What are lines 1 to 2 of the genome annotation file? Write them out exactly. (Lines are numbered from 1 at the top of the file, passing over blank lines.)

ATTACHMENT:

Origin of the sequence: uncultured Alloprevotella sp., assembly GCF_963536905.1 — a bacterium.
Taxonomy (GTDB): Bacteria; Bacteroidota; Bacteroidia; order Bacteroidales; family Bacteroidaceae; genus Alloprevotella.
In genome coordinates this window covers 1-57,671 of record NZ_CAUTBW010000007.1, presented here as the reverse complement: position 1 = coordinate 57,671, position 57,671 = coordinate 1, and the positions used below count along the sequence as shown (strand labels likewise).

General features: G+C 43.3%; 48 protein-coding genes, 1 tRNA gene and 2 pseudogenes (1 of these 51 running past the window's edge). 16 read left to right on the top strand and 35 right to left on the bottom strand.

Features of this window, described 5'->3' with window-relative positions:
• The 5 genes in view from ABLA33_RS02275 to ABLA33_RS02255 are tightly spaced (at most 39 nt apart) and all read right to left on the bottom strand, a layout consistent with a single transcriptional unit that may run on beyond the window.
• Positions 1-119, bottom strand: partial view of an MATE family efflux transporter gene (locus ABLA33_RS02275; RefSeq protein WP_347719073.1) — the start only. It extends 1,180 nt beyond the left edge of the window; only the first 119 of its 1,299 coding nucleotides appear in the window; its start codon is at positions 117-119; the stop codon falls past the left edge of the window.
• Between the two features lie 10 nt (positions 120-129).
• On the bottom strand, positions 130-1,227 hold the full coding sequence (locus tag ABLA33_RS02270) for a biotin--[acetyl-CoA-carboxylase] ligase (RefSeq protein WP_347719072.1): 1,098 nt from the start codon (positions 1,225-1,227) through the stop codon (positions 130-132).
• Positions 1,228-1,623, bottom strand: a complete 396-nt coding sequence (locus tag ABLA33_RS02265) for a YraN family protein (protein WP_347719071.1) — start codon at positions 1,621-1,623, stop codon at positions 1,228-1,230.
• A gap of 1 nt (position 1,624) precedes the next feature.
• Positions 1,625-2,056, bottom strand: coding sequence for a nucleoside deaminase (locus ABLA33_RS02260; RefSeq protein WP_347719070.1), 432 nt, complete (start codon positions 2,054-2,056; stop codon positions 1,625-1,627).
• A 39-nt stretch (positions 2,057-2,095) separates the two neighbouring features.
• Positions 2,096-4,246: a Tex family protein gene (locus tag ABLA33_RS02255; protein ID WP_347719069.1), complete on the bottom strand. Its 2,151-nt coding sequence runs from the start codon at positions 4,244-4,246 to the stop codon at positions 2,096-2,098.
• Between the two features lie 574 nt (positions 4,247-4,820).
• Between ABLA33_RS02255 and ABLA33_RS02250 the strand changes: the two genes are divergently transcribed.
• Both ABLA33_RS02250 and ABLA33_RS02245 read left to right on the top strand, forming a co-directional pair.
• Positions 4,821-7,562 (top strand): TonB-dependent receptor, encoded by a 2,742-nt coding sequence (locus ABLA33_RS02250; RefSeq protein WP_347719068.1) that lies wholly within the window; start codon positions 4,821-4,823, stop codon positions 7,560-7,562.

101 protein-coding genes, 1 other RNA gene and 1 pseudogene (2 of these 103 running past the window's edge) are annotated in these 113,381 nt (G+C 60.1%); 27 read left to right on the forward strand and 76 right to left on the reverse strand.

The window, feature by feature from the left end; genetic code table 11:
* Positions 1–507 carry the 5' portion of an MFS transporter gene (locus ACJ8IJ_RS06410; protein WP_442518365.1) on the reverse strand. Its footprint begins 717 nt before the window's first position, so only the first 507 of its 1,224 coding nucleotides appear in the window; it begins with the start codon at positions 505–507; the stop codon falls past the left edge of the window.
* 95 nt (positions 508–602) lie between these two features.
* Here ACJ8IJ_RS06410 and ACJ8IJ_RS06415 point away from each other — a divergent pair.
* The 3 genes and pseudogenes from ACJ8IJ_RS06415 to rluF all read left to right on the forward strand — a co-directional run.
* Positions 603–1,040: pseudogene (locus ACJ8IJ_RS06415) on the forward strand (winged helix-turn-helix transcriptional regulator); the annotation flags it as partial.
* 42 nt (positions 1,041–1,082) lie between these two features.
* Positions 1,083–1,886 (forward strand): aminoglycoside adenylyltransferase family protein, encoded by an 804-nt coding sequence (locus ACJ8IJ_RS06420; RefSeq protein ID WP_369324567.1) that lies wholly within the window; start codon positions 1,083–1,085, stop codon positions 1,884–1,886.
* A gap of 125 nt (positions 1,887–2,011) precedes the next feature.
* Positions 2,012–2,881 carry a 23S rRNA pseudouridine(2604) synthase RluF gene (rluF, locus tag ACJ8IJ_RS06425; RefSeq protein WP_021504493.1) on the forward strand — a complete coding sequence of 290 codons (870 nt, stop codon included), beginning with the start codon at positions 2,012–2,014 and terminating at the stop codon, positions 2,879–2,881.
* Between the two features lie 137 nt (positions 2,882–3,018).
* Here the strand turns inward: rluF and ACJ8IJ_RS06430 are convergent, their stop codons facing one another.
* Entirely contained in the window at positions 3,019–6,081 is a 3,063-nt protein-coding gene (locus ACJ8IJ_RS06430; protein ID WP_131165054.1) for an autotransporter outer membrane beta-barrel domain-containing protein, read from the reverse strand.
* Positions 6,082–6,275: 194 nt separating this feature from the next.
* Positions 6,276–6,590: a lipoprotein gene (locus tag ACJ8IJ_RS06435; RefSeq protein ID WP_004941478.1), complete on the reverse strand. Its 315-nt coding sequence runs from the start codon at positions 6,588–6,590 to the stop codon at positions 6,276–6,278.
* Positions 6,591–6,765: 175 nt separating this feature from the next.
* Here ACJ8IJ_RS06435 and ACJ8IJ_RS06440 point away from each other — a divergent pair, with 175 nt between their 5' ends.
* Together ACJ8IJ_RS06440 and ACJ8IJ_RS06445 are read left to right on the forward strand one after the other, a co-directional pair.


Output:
Origin of the sequence: uncultured Alloprevotella sp., assembly GCF_963536905.1 — a bacterium.
Taxonomy (GTDB): Bacteria; Bacteroidota; Bacteroidia; order Bacteroidales; family Bacteroidaceae; genus Alloprevotella.